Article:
That didn't give me my confidence back so to say but it allowed me to realise that if I worked hard enough, I could actually do OK. I worked very hard throughout the remainder of my degree steadily increasing my average year by year (along with my stress levels). Despite this, and getting over 80% in many exams, I still came out of those exams feeling as though I had failed, to the point I would leave as soon as possible or go to the bathroom before people saw me break down in tears. It was bizarre, people would get agitated with me because I would be extremely stressed, crying, claim to have failed and then get grades higher than them. I just couldn't understand how I felt as though I didn't know what I was doing and coming out with 1sts. My mum passed away in my final year, which was the first year my average grade dropped. I still got a good first average grade for the term but the grade was significantly lower than it had been. On reflection, of course my grade was going to drop, I couldn't concentrate, I was very depressed and I wasn't giving myself any breaks, but at the time I took it personally, and saw it as me declining. 

I finished my degree with a 1st and an award from my masters project, but even then, I couldn't help but think. Did they just give me an award because they felt sorry for me because my mum passed away in my final year? 

I started a PhD straight after my integrated masters and from day one I felt hopeless. I'm still here now, in the final stage writing up my work, still feeling hopeless. I've never felt a sense of achievement from my PhD studies, and in reality I'm concerned that I'm not even proud of what I've done. I want to finish, because this was what me and my mum talked about, me doing a PhD, and I've invested so much time that I want to finish but whether I will actually feel proud? The jury is still out. 

Anyway the above is a long waffle of my past & my issues with self belief. It seems from my degree grades that I never had an issue with abilities, but I've never felt like I can rely on myself. I get very flustered sometimes, and people actually are surprised sometimes when they learn I'm not actually stupid, I'm just anxious. Although some people in previous years have implied I'm at least 'a bit slow', which is never very helpful.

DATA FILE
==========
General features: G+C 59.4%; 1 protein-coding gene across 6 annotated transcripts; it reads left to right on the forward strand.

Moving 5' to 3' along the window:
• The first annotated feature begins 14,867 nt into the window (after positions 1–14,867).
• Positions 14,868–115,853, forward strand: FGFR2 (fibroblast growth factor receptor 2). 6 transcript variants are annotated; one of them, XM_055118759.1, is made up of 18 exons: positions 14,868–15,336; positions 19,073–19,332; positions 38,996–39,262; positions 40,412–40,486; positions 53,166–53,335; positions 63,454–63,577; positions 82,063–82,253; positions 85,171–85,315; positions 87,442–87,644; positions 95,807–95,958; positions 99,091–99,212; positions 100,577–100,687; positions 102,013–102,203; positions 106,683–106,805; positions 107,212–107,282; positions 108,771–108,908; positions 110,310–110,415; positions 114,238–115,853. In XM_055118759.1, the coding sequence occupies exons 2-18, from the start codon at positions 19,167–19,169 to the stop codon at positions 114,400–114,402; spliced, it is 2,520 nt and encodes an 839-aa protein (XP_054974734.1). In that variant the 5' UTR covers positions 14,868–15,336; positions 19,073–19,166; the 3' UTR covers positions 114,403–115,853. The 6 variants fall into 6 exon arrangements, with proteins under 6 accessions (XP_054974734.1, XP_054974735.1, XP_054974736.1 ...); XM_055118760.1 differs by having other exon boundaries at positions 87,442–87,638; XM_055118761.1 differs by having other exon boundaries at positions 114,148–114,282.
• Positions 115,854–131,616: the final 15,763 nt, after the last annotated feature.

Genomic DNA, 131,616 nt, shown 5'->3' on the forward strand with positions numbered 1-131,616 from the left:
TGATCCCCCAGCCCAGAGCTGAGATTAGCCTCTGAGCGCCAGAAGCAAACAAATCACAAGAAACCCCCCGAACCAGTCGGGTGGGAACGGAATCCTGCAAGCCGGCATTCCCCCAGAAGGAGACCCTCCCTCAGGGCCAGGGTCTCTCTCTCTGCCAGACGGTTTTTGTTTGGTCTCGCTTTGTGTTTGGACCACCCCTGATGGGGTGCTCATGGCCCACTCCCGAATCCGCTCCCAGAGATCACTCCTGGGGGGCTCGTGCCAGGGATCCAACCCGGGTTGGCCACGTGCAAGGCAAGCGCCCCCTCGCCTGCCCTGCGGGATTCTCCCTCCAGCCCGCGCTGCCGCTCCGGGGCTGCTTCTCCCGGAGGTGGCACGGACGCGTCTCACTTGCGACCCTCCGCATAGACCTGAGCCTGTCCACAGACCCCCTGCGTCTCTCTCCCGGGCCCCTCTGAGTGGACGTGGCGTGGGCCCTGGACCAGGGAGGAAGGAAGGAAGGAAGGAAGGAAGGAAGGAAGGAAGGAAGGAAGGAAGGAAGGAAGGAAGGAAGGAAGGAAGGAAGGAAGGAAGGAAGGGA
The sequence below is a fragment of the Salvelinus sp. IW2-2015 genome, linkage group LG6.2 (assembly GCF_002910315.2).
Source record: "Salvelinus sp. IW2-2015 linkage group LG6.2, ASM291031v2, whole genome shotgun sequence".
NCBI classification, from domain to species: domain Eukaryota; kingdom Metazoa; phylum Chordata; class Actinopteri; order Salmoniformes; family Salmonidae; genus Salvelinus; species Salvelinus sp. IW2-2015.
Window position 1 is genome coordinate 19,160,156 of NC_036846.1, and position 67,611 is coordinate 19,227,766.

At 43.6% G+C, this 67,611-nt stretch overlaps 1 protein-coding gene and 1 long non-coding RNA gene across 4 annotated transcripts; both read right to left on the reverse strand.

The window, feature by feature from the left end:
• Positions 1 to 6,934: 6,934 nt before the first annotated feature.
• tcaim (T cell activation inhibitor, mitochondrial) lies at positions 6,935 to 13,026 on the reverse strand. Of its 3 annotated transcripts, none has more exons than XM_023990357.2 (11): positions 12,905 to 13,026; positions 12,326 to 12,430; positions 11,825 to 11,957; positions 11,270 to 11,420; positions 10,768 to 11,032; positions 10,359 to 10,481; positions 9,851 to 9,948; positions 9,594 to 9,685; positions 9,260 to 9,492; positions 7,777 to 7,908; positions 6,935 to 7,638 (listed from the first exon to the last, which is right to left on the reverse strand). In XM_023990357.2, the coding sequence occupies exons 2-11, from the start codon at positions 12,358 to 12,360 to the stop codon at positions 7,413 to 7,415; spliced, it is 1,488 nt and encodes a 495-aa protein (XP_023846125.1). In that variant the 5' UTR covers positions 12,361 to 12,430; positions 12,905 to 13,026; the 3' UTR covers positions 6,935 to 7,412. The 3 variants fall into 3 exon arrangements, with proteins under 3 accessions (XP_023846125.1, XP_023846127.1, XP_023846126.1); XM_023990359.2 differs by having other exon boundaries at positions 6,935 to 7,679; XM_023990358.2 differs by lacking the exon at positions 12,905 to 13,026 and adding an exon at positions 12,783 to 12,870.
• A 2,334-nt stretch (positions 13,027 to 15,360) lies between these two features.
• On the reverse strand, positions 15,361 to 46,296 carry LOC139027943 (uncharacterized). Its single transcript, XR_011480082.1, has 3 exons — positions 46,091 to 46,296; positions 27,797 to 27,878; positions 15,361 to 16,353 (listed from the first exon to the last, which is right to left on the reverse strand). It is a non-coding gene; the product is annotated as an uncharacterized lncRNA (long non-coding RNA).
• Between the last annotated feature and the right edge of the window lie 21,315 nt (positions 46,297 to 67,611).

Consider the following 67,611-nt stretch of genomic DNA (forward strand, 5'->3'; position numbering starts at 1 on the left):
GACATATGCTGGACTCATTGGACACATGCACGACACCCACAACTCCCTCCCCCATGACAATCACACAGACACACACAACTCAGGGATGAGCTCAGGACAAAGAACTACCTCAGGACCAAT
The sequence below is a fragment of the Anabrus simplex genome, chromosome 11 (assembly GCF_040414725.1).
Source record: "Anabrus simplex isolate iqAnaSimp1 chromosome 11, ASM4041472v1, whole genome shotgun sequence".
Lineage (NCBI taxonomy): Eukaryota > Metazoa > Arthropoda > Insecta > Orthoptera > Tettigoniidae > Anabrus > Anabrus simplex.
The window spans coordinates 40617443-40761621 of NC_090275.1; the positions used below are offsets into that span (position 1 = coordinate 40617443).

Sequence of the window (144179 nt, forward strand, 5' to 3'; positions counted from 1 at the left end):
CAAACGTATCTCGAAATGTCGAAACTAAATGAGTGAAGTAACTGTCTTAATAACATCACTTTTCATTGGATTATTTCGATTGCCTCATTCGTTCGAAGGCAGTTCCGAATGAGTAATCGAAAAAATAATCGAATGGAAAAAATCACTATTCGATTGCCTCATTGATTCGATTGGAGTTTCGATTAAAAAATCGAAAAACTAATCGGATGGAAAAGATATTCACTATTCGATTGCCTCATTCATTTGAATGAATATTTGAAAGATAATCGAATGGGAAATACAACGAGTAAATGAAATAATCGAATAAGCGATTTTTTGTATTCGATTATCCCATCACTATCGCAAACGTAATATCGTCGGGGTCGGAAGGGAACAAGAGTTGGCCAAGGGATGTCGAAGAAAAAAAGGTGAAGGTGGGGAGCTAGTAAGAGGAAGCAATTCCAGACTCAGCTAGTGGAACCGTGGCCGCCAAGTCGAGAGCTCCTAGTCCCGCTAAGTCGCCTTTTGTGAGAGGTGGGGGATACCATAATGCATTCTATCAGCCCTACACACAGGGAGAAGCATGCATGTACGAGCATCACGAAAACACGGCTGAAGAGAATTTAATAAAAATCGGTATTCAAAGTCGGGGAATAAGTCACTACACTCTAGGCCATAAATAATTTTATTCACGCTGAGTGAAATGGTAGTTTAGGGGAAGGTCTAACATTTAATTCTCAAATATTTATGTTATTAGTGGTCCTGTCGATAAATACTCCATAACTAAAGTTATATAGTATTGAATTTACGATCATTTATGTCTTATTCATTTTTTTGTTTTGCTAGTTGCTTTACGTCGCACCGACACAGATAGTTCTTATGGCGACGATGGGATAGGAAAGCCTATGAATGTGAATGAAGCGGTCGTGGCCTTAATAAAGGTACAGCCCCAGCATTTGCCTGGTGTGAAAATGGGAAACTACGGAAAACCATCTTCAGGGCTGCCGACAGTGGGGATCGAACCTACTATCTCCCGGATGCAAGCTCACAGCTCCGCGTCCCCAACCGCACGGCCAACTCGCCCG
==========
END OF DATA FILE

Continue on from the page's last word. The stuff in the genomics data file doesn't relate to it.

So where does running come in to this? 

Well I think it's one of the reasons I fell in love with it. Running. 

From that first run I felt like I had achieved something substantial. Maybe that sounds strange. All I did was put one foot in front of the other and run for half an hour. But I did it, and from day one that was the first sense of achievement I had had in over a year - since I graduated from my degree. 

I run now to pick myself up, and remind myself that I am capable of something. That I alone can step out of that door and I can run. No one can take away those miles, those footsteps and those heartbeats. I did it by myself and for myself. The speed doesn't matter either because a 10 minute mile is the same distance as a 6 minute mile, and no one can debate that, because it's a fact. You can call me slow, you can call me sweaty, you can tell me my face is red, you can tell me I look like a slug (thanks martin), but you can't take those miles, footsteps and heartbeats away from me. Those are mine alone, and mine to keep. 


Running saved me, it saved my mental health, and hopefully it saved my PhD (only time will tell). In the end though me and my mental health are more important than anything else anyway. I don't think really understood that before I ran. 

Through running I'm beginning to believe in myself again and realise that I am capable, as are you. It's helping me look in the mirror and be proud of myself. Proud that my body can take me on that run. Proud that my mind is capable of enduring those hard, hot and long runs. Proud that I can step out of that door (even in shorts these days!). Proud that my lungs don't fail me and most importantly, proud that I am me and you can't change that. 

I love you running, and I think you love me too.

For more from the #ConfidenceMeAandE series you can catch up below or find or the articles using the twitter handle too!

Confident Me A&E

If you like what you see then don't forget to share with the hashtag#ConfidentMeAandE, share with us your experiences in the comments that have helped you through challenges in life, or helped you to better understand yourself and your ambitions.